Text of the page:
Grains, legumes, and beans, such as kidney beans, lima beans, black beans, soybeans, and lentils, have high amounts of lectins. Other foods with high amounts of lectins include wheat and seeds of the grass family, such as barley, buckwheat, corn, millet, oats, and rye, legumes, including peanuts, and soy, nightshade vegetables, such as peppers, eggplant, and potatoes as well as dairy products, especially those originating from grain-fed animals. In the following article, we will discuss the most harmful lectins.
Most Harmful Lectins to Avoid
Most lectins can trigger inflammation and develop what is known as “advanced glycation end-products. C-reactive protein, by way of instance, is one of many lectins found in the human body that is used as an inflammatory marker. Lectins are considered to be immunotoxic because they can stimulate a hyperimmune response. Lectins are also considered to be neurotoxic and cytotoxic because they can damage nerves and cells, ultimately causing apoptosis or cell death, among other well-known health issues.
Moreover, lectins can increase blood viscosity by attaching to red blood cells. This makes red blood cell “sticky” which can result in abnormal blood clotting. Several lectins, such as WGA, can also affect endocrine function and change gene expression. Lectins may even promote leptin resistance, ultimately increasing the risk of excess weight and obesity. These factors can increase the risk of developing other health issues. If you believe you may have any health issues caused by eating lectins, you may want to avoid:
- Corn-fed meats including most meats sold in grocery stores. Avoid eating factory farmed, corn-fed meat by eating certified grass-fed meat labeled by the American Grass-fed Association.
- Cashews, peanuts, and unfermented soybean products. Eat fermented varieties, such as miso, natto, tamari, and tempeh.
- Milk with casein A1. Casein A2 is the normal protein found in milk from buffalo, goats, sheep and some Jersey cows. Unfortunately, most cows produce casein A1 and most store-bought milk has casein A1, even if it’s organic. Casein A1 proteins develop beta-casomorphin that can attach to beta cells in the pancreas and result in an autoimmune response. Drink raw milk from organic, grass-fed, casein A2-producing cows. Jersey cows may produce either casein A1 or A2, so make sure to check with the farmer to confirm the type of milk being produced. Avoid milk from Holsteins because they produce casein A1.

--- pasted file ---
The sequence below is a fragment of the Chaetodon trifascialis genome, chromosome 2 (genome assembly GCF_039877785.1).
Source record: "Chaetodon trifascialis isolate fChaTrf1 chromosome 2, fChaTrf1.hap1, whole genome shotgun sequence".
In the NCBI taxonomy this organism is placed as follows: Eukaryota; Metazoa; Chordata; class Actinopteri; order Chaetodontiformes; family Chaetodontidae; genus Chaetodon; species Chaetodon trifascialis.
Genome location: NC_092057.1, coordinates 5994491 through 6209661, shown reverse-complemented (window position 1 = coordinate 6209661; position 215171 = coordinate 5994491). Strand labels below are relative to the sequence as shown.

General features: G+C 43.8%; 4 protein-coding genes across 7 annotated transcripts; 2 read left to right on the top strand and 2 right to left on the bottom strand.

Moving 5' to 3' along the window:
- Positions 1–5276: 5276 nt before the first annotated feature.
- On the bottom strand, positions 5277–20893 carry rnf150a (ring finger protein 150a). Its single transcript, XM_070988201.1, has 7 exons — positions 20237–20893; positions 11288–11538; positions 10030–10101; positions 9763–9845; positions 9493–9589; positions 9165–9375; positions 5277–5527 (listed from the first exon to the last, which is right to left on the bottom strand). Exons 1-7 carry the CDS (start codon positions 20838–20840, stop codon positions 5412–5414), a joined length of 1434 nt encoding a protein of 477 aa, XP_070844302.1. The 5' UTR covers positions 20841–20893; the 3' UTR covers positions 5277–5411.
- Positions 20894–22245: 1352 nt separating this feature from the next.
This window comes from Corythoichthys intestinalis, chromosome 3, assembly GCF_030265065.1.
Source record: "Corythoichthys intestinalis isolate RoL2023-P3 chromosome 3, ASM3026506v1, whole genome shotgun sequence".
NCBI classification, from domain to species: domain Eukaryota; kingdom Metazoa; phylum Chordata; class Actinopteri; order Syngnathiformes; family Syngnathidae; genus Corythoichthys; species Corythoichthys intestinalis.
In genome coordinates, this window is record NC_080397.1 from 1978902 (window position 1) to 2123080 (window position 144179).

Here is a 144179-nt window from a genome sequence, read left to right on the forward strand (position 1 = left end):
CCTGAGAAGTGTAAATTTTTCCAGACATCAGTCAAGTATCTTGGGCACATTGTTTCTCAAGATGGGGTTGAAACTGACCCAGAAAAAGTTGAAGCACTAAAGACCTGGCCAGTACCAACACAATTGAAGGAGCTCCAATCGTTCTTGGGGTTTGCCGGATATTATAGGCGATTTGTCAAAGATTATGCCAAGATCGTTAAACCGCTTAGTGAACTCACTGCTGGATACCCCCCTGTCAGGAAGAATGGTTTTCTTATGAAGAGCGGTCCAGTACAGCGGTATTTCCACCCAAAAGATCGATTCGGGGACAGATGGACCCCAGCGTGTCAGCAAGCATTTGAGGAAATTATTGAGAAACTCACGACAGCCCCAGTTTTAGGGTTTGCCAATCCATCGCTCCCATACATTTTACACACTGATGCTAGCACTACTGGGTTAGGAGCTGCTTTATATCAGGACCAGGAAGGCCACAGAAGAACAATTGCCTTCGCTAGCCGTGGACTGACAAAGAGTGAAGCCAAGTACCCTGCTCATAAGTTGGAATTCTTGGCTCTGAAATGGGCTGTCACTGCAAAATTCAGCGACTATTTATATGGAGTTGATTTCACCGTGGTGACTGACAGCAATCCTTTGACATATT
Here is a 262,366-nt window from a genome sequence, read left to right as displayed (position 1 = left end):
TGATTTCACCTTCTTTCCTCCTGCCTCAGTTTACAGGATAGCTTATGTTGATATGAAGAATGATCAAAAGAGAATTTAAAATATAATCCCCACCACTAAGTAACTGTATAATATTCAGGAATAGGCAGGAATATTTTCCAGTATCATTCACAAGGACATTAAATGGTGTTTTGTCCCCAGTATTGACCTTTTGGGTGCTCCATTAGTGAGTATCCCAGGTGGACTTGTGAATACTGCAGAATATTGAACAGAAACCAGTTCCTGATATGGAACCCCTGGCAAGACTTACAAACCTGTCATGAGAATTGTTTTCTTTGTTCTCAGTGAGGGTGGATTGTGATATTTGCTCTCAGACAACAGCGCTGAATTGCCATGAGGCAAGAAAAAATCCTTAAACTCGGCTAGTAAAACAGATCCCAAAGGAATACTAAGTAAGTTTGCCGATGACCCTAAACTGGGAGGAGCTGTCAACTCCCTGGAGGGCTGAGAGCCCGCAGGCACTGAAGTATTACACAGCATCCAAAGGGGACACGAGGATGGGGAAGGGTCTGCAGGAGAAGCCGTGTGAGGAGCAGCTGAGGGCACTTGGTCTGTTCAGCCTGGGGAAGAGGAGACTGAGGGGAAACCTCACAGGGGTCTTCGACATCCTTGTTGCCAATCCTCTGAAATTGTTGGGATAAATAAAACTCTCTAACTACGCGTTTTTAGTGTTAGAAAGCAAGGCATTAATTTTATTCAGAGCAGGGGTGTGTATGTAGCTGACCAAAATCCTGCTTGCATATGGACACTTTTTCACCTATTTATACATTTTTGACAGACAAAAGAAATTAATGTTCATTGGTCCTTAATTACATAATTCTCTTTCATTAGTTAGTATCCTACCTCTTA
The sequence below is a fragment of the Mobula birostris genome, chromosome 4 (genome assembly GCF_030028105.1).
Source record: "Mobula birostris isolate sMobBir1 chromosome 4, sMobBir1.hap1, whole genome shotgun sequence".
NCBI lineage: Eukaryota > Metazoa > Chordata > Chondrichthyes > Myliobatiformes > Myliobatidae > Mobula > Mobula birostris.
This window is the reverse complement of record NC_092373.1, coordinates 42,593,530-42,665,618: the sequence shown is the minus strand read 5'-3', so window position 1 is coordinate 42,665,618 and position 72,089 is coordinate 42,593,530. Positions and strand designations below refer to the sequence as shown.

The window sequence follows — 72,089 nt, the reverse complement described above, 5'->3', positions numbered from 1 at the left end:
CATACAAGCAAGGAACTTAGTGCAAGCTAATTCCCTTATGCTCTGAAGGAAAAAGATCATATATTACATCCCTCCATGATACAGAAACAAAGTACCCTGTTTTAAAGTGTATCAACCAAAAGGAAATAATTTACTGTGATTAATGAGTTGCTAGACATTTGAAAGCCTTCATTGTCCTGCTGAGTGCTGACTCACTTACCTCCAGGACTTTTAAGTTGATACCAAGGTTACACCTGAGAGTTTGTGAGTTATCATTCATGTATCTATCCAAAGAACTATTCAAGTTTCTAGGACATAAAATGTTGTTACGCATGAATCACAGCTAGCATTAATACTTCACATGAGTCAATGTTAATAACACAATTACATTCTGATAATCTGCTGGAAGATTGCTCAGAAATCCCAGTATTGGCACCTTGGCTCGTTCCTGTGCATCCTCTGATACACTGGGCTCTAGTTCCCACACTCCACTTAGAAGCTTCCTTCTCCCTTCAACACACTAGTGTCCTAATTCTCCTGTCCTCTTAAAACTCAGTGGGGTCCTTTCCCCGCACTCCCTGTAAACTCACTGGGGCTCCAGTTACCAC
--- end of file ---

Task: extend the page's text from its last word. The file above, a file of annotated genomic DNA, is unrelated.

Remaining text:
How to Make High-Lectin Foods Safe to Eat
After eliminating foods with high amounts of lectins from your diet, you can further decrease lectins in your diet by:
- Peeling and deseeding fruits and vegetables. The skin, or hull, and seeds of many fruits and vegetables have high amounts of lectins. By way of instance, you’ll want to remove the seeds from tomatoes and peppers before eating them.
- Choosing white grains over brown grains. Healthcare professionals suggest that white rice is preferable over brown rice because “those who eat rice as their staple grain have always stripped the hull off brown rice before they eat it. That’s because the hull contains all the harmful lectins.” Avoid lectins by choosing organic grains and using yeast or sourdough which effectively breaks down gluten and other harmful lectins.
- Sprouting grains, beans, and seeds. Sprouting deactivates lectins although there are several exceptions. Do not sprout legumes. By way of instance, lectins are actually enhanced when sprouting alfalfa.
- Eating fermented foods. Fermentation effectively decreases harmful lectins. A wide variety of vegetables can be fermented, ultimately boosting their health benefits.
- Using a pressure cooker. The best way to neutralize lectins when cooking is to use a pressure cooker. Healthcare professionals recommend that, “If you’re cooking with beans, tomatoes, potatoes and quinoa, the pressure cooker is your best bet however, it won’t even touch the lectins in wheat, oats, rye, barley or spelt.” Avoid slow cookers since the low cooking temperatures are insufficient to remove lectins.
Tips to Decrease Lectins in Beans and Potatoes